April 23, 2008 at 7:44 AM EDT
Lawyers for corporations stuck with frozen asset-backed commercial paper
packed a Toronto courtroom to implore a judge overseeing the $32-billion
restructuring plan for the seized up market not to take away their right
to sue for losses, a last-ditch attempt to change the terms of the deal
before it goes to a vote Friday.
Companies ranging from miner Barrick Gold Corp. to drugstore chain Jean
Coutu Group Inc. to GPS-tracking company WebTech Wireless Inc. asked Mr.
Justice Colin Campbell yesterday to alter the terms of the planned
restructuring to give the corporations a better chance at recouping
They argue that the judge should strike down so-called "legal releases"
that protect players in the market from lawsuits or give the companies a
separate vote on the proposal, to give them more leverage in
The investors who created the plan, who will argue their case today as
hearings continue, say that the releases are a key part of the plan, and
changing it in any way will cause the proposal to fall apart, leading to
massive losses for all holders.
It's a very high-stakes game of brinksmanship, with losses of tens of
billions of dollars possible if the plan fails, and Judge Campbell
returned again and again throughout yesterday's arguments to the spectre
of a possible liquidation.
"There is not just a risk for one company," Judge Campbell said. "There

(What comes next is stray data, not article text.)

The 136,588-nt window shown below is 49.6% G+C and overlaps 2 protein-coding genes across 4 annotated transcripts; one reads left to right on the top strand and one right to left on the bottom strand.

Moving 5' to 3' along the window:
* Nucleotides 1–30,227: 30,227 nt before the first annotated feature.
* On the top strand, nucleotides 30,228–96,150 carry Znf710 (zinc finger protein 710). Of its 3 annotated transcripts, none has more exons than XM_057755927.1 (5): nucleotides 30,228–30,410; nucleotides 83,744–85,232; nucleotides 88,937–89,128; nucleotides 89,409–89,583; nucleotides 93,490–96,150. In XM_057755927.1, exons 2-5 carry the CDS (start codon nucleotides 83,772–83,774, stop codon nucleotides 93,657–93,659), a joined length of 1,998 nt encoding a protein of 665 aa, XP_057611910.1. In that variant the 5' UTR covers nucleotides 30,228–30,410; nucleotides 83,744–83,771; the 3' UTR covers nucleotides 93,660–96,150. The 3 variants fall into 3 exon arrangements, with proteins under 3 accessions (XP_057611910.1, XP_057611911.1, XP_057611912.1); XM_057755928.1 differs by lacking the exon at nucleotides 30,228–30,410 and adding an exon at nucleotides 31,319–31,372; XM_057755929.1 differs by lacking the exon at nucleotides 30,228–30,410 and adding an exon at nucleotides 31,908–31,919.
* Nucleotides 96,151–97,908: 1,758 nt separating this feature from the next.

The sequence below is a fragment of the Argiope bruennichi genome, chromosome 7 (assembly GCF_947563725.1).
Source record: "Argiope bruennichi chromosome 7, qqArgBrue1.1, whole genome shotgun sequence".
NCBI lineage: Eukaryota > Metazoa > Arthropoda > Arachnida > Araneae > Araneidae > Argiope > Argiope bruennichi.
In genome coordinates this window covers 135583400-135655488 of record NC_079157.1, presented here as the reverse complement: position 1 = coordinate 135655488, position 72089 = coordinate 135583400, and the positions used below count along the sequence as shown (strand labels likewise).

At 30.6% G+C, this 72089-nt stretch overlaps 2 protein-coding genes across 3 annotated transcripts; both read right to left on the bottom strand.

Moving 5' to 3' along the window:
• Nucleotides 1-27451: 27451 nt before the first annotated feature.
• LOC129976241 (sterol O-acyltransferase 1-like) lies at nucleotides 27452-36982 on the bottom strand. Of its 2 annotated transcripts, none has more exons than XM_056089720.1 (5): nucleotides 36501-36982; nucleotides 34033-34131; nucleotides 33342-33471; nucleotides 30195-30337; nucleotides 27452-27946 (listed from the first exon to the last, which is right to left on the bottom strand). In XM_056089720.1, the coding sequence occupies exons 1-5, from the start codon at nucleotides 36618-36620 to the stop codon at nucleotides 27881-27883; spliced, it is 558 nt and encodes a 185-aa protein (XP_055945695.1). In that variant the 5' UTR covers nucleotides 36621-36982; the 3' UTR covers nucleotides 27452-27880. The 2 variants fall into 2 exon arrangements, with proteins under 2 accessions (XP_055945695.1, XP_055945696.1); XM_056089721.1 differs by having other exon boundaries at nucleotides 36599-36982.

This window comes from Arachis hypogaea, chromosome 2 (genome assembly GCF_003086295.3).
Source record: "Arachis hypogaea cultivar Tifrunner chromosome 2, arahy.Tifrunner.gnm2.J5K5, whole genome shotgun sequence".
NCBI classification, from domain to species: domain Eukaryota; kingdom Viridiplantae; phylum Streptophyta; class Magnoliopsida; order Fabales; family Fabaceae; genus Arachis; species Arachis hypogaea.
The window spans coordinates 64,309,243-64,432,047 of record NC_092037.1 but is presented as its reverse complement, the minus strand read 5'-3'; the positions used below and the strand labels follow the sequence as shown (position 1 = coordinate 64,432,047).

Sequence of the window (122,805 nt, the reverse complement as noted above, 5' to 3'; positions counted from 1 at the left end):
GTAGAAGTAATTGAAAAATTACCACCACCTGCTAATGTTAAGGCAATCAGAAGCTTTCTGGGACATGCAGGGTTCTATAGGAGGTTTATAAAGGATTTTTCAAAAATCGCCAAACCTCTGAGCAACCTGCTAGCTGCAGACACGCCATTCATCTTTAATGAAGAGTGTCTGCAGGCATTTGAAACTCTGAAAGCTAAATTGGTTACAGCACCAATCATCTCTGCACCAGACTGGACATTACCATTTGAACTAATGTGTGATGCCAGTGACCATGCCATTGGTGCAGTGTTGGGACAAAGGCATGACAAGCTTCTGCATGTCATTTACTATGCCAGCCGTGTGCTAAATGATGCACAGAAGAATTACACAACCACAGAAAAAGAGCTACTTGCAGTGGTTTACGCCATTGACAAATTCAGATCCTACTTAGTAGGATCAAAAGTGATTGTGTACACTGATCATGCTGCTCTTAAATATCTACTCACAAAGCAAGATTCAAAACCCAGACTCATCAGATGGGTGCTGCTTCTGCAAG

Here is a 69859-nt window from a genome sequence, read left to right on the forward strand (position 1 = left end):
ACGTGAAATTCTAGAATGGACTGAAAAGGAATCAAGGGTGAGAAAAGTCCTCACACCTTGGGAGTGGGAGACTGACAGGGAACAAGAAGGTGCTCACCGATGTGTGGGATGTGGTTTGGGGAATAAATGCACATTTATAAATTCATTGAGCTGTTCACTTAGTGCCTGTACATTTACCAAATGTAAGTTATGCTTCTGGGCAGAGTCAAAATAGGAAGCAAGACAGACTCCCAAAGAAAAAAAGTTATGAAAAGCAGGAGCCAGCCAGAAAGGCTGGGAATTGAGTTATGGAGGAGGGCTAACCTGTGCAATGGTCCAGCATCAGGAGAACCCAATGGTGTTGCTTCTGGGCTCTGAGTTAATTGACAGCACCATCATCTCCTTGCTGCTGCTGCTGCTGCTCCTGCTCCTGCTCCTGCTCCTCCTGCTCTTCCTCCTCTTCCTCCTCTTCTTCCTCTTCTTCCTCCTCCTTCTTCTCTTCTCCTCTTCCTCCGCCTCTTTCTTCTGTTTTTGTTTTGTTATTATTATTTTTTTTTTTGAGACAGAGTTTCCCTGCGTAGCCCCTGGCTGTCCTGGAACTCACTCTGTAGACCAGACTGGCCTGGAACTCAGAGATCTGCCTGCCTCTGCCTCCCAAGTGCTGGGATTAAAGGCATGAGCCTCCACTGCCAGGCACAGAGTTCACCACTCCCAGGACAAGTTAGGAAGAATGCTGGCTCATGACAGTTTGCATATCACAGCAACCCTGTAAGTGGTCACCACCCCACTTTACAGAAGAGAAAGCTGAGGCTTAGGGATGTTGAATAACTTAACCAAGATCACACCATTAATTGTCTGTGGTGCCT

is a much broader risk there, of much greater magnitude."
As it stands, the corporate investors say they are being shortchanged.
Small retail investors are being bought out by their investment dealers
at 100 cents on the dollar should the restructuring succeed, but the
corporations have been left out of the buyout plans.
The corporations don't have enough votes to stop the restructuring
proposal, which is getting overwhelming support from the smaller
investors who have their eyes on the buyouts, leaving the courts as the
only option to seek changes.
As a result, the companies want to retain the right to sue for any
losses, something that would be waived under the legal releases that are
part of the restructuring plan.
The committee of investors that drafted the plan, which was led by
lawyer Purdy Crawford, has argued that the deal is a product of the "art
of the possible" and the best that was possible when negotiating amid a
That's no reason to let the plan go ahead, said James Woods, a lawyer
representing a group of Montreal companies, including Jean Coutu. He
countered Judge Campbell's questions about the consequences of failure
by arguing that the releases are illegal and the issue should not be
what is just possible but "what is legally possible."